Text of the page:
Microgrids Win Funding Boost in US Pandemic Relief Bill

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The US Congress passed a pandemic relief bill late Monday night that includes funding for microgrids, energy storage and renewable energy.

The spending package includes the Energy Act of 2020, which contains consensus provisions from Senate and House energy legislation, Sens. Lisa Murkowski, R-Alaska, and Joe Manchin, D-W.Va., said Dec. 21.

Update: President Trump signed the legislation into law on December 27

The Energy Act focuses on research, development, and demonstration of next-generation technologies that will reduce greenhouse gas emissions, according to the senators.

“This bipartisan package will foster innovation across the board on a range of technologies that are critical to our energy and national security, our long-term economic competitiveness, and the protection of our environment,” Murkowski, Senate Committee on Energy and Natural Resources chairman, said, noting it was the first major energy policy update in 13 years.

The bill was put together by Senate and House members by selecting provisions found in the American Energy Innovation Act (S. 2657), which stalled on the Senate floor in March over a dispute on limiting hydrofluorocarbons, and the Clean Economy Innovation and Jobs Act (H.R. 4447), which passed the House.

Funding for microgrids

The legislation establishes an energy storage and microgrid grant and technical assistance program at the Department of Energy for rural electric cooperatives and public utilities to help them design energy storage and microgrid projects that use renewable energy, according to a summary of the bill.

The package authorizes $15 million a year for five years for the program, which requires cost sharing for the projects.

The bill also directs the DOE to establish a program to promote microgrid systems for isolated communities and to increase critical infrastructure resiliency. It authorizes $15 million a year in grants for microgrid pilot projects for isolated communities, rural electric cooperatives and municipalities.

Energy storage

In a win for energy storage, the bill sets up a $1 billion, five year research and development program that includes energy storage demonstration projects and a competitive pilot project grant program.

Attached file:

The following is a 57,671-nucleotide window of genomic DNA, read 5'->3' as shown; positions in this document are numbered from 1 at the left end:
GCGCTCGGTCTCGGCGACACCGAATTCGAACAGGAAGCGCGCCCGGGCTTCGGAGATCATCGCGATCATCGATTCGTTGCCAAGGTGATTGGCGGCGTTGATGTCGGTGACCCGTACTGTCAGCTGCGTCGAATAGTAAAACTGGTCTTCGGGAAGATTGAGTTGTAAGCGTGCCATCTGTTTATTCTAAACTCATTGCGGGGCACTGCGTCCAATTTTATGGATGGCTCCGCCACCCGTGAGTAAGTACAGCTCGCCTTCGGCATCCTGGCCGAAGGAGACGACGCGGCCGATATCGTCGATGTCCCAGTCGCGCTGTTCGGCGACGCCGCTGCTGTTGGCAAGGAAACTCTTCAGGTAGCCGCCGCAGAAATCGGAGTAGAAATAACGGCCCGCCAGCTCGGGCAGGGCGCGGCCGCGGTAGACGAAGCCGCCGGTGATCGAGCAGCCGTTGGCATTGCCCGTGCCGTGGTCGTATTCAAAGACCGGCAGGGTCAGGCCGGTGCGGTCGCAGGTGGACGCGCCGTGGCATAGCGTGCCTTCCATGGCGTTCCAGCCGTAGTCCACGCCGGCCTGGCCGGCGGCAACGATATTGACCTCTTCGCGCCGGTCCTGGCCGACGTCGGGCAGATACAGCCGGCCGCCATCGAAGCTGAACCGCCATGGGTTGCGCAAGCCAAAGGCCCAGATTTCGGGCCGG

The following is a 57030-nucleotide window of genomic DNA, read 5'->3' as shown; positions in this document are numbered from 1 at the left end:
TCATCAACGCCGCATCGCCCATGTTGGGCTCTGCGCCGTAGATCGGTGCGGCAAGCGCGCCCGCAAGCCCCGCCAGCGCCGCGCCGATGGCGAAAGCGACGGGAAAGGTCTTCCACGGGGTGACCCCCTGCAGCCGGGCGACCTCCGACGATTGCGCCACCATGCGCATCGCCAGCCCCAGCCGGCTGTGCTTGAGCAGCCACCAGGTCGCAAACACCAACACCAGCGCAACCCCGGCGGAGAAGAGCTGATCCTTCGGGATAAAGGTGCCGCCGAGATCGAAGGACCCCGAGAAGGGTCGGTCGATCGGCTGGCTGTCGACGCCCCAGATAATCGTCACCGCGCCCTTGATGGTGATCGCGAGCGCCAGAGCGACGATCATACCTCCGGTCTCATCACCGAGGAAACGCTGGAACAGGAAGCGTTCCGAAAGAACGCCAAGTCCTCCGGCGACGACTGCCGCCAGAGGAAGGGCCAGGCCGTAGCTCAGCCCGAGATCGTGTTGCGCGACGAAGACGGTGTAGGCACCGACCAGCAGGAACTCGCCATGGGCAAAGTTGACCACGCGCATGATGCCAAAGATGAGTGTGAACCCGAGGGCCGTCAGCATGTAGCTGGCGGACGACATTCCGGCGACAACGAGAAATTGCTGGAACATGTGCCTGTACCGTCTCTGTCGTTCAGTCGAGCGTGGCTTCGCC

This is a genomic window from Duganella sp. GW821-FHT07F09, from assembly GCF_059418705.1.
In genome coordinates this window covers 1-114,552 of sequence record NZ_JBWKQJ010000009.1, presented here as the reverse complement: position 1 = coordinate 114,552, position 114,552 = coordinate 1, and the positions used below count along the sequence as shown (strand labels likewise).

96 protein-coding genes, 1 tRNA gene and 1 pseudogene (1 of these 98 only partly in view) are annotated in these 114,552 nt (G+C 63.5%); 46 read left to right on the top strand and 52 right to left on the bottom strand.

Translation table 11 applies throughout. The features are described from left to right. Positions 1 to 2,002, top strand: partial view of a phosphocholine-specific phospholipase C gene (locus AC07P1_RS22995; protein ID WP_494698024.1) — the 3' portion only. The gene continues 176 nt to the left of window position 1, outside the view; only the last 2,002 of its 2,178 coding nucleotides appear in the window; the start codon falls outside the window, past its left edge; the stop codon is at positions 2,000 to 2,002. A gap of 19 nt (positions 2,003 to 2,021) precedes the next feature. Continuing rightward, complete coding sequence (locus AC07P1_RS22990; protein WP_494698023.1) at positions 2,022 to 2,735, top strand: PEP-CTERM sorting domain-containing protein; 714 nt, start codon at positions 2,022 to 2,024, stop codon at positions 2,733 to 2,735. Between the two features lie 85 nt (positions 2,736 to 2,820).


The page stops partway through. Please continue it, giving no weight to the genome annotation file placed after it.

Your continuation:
The bill also establishes a joint long-term energy storage demonstration initiative with the Defense Department as well as an energy storage materials recycling research and development program. 

Smart buildings

Under the legislation, the DOE will set up a program to speed the development of smart building technology, partly through pilot projects at federal sites.

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As part of the effort, the DOE is required to establish a 10-year research and development program focused on building-to-grid integration so that residential and commercial buildings can serve as dynamic energy loads on and resources for the electric grid.

Technology transfer

The bill creates the Office of Technology Transitions within the DOE to improve the commercial effects of the department’s research investments and help bring to market technologies that advance the DOE’s missions, including reducing greenhouse gas emissions.

The legislation directs the DOE to set up additional technology transfer programs, including supporting regional energy innovation and clean energy incubators. 

Tax credits

In a change that could indirectly affect microgrids, the spending package extends the investment tax credit for solar by two years at its current 26% rate before phasing down to 22%. The ITC was set to fall in 2022 to 10% for commercial projects and to zero for residential projects.

The bill extends the federal production tax credit for onshore wind at its 60% level for a year before continuing the tax credit’s phaseout. It also provides a new 30% ITC for offshore wind projects that start construction through 2025.

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